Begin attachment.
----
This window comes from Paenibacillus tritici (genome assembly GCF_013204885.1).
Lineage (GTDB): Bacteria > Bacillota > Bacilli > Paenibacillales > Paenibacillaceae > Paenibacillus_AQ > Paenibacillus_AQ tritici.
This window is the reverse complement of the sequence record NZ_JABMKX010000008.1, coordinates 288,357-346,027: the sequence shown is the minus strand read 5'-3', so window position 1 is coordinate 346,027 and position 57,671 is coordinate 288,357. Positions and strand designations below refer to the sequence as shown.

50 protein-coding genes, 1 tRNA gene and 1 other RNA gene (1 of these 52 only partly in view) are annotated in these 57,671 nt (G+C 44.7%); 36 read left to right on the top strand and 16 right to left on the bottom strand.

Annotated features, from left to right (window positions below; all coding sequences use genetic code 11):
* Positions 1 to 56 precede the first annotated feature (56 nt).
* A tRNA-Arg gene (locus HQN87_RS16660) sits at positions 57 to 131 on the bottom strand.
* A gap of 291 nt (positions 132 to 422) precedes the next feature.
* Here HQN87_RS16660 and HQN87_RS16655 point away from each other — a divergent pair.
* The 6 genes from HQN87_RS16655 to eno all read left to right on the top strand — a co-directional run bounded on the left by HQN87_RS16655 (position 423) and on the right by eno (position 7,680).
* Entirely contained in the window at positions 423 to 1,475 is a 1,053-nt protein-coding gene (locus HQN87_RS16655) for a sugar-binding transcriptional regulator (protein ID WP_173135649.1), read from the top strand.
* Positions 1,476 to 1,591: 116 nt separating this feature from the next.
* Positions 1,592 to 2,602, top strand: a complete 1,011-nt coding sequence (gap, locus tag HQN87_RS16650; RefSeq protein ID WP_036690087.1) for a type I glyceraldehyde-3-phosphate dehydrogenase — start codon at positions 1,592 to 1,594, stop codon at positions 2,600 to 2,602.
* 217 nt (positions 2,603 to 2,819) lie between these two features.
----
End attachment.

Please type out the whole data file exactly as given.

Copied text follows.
This window comes from Paenibacillus tritici (genome assembly GCF_013204885.1).
Lineage (GTDB): Bacteria > Bacillota > Bacilli > Paenibacillales > Paenibacillaceae > Paenibacillus_AQ > Paenibacillus_AQ tritici.
This window is the reverse complement of the sequence record NZ_JABMKX010000008.1, coordinates 288,357-346,027: the sequence shown is the minus strand read 5'-3', so window position 1 is coordinate 346,027 and position 57,671 is coordinate 288,357. Positions and strand designations below refer to the sequence as shown.

50 protein-coding genes, 1 tRNA gene and 1 other RNA gene (1 of these 52 only partly in view) are annotated in these 57,671 nt (G+C 44.7%); 36 read left to right on the top strand and 16 right to left on the bottom strand.

Annotated features, from left to right (window positions below; all coding sequences use genetic code 11):
* Positions 1 to 56 precede the first annotated feature (56 nt).
* A tRNA-Arg gene (locus HQN87_RS16660) sits at positions 57 to 131 on the bottom strand.
* A gap of 291 nt (positions 132 to 422) precedes the next feature.
* Here HQN87_RS16660 and HQN87_RS16655 point away from each other — a divergent pair.
* The 6 genes from HQN87_RS16655 to eno all read left to right on the top strand — a co-directional run bounded on the left by HQN87_RS16655 (position 423) and on the right by eno (position 7,680).
* Entirely contained in the window at positions 423 to 1,475 is a 1,053-nt protein-coding gene (locus HQN87_RS16655) for a sugar-binding transcriptional regulator (protein ID WP_173135649.1), read from the top strand.
* Positions 1,476 to 1,591: 116 nt separating this feature from the next.
* Positions 1,592 to 2,602, top strand: a complete 1,011-nt coding sequence (gap, locus tag HQN87_RS16650; RefSeq protein ID WP_036690087.1) for a type I glyceraldehyde-3-phosphate dehydrogenase — start codon at positions 1,592 to 1,594, stop codon at positions 2,600 to 2,602.
* 217 nt (positions 2,603 to 2,819) lie between these two features.